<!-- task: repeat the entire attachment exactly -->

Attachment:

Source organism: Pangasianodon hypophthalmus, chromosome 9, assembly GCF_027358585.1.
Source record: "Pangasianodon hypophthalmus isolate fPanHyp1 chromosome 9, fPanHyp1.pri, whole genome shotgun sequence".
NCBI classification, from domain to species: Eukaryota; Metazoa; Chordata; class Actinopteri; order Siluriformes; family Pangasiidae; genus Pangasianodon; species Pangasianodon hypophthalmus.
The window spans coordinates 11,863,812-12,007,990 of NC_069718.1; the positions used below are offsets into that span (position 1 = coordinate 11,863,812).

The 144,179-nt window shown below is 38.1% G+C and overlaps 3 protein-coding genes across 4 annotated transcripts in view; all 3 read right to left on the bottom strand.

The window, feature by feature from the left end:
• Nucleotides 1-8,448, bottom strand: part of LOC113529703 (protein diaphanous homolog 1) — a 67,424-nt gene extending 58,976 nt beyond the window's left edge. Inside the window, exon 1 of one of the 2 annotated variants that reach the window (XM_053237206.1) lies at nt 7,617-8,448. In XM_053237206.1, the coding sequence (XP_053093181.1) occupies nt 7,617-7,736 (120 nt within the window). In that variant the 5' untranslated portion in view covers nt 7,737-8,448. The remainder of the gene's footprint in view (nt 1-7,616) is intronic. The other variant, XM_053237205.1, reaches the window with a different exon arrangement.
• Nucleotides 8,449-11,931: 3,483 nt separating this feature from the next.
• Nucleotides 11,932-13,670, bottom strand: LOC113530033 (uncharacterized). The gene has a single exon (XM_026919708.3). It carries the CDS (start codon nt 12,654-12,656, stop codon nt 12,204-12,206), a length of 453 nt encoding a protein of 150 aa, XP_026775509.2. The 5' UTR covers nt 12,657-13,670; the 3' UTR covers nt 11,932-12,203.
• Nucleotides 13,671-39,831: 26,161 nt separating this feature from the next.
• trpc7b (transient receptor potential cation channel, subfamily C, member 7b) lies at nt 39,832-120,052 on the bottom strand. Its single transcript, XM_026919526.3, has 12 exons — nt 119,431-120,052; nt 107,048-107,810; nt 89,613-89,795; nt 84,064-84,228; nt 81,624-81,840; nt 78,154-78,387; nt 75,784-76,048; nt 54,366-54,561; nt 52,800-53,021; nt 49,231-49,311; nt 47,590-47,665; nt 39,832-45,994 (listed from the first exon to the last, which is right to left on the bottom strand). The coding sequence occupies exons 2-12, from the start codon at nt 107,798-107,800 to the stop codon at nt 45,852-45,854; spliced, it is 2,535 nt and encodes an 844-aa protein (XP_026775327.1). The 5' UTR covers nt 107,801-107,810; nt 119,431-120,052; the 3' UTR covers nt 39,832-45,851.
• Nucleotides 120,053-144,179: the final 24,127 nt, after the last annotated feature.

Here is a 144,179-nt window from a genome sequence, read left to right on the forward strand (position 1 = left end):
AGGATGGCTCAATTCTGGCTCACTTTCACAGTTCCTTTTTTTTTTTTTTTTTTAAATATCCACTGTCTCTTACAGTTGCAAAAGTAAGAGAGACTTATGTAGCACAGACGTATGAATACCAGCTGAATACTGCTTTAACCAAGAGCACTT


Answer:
Source organism: Pangasianodon hypophthalmus, chromosome 9, assembly GCF_027358585.1.
Source record: "Pangasianodon hypophthalmus isolate fPanHyp1 chromosome 9, fPanHyp1.pri, whole genome shotgun sequence".
NCBI classification, from domain to species: Eukaryota; Metazoa; Chordata; class Actinopteri; order Siluriformes; family Pangasiidae; genus Pangasianodon; species Pangasianodon hypophthalmus.
The window spans coordinates 11,863,812-12,007,990 of NC_069718.1; the positions used below are offsets into that span (position 1 = coordinate 11,863,812).

The 144,179-nt window shown below is 38.1% G+C and overlaps 3 protein-coding genes across 4 annotated transcripts in view; all 3 read right to left on the bottom strand.

The window, feature by feature from the left end:
• Nucleotides 1-8,448, bottom strand: part of LOC113529703 (protein diaphanous homolog 1) — a 67,424-nt gene extending 58,976 nt beyond the window's left edge. Inside the window, exon 1 of one of the 2 annotated variants that reach the window (XM_053237206.1) lies at nt 7,617-8,448. In XM_053237206.1, the coding sequence (XP_053093181.1) occupies nt 7,617-7,736 (120 nt within the window). In that variant the 5' untranslated portion in view covers nt 7,737-8,448. The remainder of the gene's footprint in view (nt 1-7,616) is intronic. The other variant, XM_053237205.1, reaches the window with a different exon arrangement.
• Nucleotides 8,449-11,931: 3,483 nt separating this feature from the next.
• Nucleotides 11,932-13,670, bottom strand: LOC113530033 (uncharacterized). The gene has a single exon (XM_026919708.3). It carries the CDS (start codon nt 12,654-12,656, stop codon nt 12,204-12,206), a length of 453 nt encoding a protein of 150 aa, XP_026775509.2. The 5' UTR covers nt 12,657-13,670; the 3' UTR covers nt 11,932-12,203.
• Nucleotides 13,671-39,831: 26,161 nt separating this feature from the next.
• trpc7b (transient receptor potential cation channel, subfamily C, member 7b) lies at nt 39,832-120,052 on the bottom strand. Its single transcript, XM_026919526.3, has 12 exons — nt 119,431-120,052; nt 107,048-107,810; nt 89,613-89,795; nt 84,064-84,228; nt 81,624-81,840; nt 78,154-78,387; nt 75,784-76,048; nt 54,366-54,561; nt 52,800-53,021; nt 49,231-49,311; nt 47,590-47,665; nt 39,832-45,994 (listed from the first exon to the last, which is right to left on the bottom strand). The coding sequence occupies exons 2-12, from the start codon at nt 107,798-107,800 to the stop codon at nt 45,852-45,854; spliced, it is 2,535 nt and encodes an 844-aa protein (XP_026775327.1). The 5' UTR covers nt 107,801-107,810; nt 119,431-120,052; the 3' UTR covers nt 39,832-45,851.
• Nucleotides 120,053-144,179: the final 24,127 nt, after the last annotated feature.

Here is a 144,179-nt window from a genome sequence, read left to right on the forward strand (position 1 = left end):
AGGATGGCTCAATTCTGGCTCACTTTCACAGTTCCTTTTTTTTTTTTTTTTTTAAATATCCACTGTCTCTTACAGTTGCAAAAGTAAGAGAGACTTATGTAGCACAGACGTATGAATACCAGCTGAATACTGCTTTAACCAAGAGCACTT